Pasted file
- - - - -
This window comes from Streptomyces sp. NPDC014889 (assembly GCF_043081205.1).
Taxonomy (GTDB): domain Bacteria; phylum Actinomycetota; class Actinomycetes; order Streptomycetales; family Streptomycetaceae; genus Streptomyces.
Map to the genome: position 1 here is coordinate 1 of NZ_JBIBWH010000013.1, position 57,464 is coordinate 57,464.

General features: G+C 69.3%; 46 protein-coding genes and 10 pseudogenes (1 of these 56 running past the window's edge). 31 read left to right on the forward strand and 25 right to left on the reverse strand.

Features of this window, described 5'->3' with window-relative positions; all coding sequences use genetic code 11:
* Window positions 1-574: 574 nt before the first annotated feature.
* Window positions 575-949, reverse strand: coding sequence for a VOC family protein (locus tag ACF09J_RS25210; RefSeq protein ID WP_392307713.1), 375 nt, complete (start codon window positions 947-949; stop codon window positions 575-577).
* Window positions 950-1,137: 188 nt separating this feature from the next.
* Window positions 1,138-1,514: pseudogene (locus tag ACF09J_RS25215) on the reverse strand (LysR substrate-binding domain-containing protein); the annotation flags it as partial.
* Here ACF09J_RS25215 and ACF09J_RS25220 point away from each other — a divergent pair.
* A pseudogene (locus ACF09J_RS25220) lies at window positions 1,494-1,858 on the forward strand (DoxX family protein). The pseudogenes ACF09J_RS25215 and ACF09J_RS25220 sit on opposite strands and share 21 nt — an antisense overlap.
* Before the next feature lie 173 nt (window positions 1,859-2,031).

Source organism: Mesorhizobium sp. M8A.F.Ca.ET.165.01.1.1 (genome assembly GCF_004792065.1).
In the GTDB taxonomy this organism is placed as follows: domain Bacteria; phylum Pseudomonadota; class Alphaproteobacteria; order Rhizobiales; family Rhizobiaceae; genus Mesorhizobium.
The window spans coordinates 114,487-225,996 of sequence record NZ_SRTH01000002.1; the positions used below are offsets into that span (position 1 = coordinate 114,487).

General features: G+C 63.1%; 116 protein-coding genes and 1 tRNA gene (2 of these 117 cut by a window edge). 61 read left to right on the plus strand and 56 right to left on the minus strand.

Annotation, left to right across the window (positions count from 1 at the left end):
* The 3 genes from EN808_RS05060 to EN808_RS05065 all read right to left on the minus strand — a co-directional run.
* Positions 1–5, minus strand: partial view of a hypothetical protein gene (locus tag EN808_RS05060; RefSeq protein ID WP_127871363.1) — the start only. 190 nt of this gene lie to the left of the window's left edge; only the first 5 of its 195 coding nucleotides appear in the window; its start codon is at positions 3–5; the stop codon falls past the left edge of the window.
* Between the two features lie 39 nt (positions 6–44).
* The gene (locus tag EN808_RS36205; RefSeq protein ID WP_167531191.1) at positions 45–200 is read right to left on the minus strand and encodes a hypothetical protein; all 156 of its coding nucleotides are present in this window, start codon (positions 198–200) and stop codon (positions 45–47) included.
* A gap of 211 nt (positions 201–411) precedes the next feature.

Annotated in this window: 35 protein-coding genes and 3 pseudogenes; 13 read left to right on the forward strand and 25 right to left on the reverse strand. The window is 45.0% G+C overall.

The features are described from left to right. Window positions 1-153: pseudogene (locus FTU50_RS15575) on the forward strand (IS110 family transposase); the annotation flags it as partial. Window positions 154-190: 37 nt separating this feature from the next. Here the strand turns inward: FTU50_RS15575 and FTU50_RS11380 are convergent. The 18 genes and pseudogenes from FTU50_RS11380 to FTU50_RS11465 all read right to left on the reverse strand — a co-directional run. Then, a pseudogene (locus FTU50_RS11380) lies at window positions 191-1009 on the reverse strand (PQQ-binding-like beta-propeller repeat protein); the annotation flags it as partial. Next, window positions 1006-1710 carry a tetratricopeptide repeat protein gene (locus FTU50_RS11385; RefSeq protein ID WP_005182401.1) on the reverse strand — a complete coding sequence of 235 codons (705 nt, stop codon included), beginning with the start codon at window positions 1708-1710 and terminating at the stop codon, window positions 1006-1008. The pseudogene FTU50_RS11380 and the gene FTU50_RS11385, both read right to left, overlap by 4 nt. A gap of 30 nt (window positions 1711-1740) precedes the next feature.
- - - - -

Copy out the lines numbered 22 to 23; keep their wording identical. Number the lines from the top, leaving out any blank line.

* A gap of 211 nt (positions 201–411) precedes the next feature.

Annotated in this window: 35 protein-coding genes and 3 pseudogenes; 13 read left to right on the forward strand and 25 right to left on the reverse strand. The window is 45.0% G+C overall.